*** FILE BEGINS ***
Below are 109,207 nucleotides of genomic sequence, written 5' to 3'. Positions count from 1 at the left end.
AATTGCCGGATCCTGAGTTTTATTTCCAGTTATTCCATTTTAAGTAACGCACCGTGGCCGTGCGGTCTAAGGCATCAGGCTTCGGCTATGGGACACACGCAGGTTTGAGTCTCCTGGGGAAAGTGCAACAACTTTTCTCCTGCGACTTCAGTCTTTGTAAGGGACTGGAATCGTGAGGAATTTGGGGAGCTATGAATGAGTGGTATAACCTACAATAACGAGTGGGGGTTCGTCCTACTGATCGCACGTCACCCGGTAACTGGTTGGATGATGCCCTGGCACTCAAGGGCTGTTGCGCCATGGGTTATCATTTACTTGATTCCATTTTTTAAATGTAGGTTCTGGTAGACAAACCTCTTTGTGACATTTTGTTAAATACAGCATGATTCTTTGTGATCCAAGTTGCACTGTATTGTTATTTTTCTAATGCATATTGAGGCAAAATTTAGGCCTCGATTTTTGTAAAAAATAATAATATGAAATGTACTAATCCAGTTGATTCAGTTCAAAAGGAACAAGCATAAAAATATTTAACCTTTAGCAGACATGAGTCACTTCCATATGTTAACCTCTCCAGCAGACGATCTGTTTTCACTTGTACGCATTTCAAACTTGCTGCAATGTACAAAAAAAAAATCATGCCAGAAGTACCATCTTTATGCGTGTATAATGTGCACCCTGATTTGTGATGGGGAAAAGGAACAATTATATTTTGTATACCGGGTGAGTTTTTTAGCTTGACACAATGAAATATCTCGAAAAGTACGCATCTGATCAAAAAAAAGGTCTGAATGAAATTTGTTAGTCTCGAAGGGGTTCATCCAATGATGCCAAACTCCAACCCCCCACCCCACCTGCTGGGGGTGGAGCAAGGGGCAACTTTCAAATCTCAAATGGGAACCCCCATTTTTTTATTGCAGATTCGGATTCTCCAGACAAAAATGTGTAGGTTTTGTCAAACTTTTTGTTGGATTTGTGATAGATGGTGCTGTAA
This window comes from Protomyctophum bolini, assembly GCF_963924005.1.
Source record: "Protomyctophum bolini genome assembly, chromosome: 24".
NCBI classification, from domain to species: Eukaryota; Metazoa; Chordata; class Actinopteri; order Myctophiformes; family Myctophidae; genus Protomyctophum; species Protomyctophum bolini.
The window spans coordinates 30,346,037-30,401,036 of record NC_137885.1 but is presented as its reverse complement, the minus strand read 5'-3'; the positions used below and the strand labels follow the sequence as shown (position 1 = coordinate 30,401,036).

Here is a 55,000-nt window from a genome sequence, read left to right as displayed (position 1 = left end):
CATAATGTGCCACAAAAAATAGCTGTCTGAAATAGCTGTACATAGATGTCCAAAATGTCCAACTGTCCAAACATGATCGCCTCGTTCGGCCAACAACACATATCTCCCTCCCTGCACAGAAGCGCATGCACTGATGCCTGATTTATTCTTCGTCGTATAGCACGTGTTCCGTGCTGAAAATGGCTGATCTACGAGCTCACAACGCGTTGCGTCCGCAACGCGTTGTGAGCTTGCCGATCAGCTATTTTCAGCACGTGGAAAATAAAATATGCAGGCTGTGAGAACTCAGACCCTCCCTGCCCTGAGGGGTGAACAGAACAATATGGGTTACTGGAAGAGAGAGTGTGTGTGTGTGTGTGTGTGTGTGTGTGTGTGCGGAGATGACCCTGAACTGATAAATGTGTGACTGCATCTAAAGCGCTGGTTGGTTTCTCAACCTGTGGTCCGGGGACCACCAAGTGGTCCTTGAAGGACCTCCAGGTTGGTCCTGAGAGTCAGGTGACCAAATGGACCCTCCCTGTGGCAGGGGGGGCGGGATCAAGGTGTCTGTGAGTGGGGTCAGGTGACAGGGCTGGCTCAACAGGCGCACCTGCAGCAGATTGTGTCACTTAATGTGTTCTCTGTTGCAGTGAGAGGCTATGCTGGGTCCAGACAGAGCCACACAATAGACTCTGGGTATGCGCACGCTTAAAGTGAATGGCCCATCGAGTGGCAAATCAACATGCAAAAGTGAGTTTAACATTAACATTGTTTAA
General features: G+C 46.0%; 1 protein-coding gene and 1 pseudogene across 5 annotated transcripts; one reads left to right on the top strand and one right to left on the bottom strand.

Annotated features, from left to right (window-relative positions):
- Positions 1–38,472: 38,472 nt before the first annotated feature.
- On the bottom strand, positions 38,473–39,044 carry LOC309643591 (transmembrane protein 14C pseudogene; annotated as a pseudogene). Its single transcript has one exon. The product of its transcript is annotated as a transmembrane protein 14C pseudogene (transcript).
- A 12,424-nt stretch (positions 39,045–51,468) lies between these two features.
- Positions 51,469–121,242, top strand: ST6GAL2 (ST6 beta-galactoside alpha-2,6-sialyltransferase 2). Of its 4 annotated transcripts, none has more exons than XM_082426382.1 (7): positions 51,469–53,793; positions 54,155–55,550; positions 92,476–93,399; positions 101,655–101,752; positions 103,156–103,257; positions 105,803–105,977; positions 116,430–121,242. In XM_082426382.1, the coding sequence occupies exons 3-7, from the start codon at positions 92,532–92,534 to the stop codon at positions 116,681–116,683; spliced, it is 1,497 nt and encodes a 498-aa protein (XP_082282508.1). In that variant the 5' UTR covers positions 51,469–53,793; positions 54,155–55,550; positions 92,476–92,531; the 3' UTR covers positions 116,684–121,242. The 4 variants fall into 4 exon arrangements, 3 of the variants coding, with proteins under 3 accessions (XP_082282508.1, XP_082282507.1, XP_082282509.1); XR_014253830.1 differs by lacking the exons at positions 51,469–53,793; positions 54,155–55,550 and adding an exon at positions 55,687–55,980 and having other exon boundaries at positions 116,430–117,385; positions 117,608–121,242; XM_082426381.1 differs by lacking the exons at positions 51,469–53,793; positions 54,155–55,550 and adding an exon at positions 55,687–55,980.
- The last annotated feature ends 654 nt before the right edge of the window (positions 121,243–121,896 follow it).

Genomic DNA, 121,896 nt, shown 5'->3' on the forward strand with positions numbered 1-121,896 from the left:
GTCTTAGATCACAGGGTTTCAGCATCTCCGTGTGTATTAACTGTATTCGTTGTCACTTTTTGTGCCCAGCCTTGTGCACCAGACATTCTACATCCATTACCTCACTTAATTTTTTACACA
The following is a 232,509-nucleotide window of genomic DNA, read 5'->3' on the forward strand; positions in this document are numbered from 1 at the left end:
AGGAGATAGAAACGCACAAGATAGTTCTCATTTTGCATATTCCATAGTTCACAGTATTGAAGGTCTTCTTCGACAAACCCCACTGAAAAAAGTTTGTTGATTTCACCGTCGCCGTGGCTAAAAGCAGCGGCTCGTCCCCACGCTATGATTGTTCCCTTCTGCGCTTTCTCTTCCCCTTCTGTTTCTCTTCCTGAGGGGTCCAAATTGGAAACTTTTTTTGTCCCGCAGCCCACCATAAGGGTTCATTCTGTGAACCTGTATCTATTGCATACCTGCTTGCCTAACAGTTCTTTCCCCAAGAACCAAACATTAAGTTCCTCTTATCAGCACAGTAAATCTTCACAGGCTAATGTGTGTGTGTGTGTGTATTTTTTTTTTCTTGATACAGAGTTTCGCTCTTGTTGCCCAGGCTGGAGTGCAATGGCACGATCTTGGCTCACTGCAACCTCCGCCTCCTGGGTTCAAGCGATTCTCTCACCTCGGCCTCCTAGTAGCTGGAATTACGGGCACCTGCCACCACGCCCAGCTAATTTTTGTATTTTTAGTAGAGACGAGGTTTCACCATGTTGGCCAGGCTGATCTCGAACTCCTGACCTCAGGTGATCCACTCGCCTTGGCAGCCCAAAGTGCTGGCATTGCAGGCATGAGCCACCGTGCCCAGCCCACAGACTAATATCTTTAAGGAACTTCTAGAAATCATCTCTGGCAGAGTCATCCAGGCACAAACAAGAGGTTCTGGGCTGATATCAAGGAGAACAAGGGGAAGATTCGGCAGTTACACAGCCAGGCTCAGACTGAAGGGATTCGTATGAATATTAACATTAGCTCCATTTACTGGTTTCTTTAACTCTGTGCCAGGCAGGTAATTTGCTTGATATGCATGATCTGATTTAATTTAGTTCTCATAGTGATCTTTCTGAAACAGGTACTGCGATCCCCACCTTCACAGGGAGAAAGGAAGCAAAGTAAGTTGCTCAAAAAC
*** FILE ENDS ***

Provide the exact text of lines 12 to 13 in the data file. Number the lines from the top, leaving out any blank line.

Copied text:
- On the bottom strand, positions 38,473–39,044 carry LOC309643591 (transmembrane protein 14C pseudogene; annotated as a pseudogene). Its single transcript has one exon. The product of its transcript is annotated as a transmembrane protein 14C pseudogene (transcript).
- A 12,424-nt stretch (positions 39,045–51,468) lies between these two features.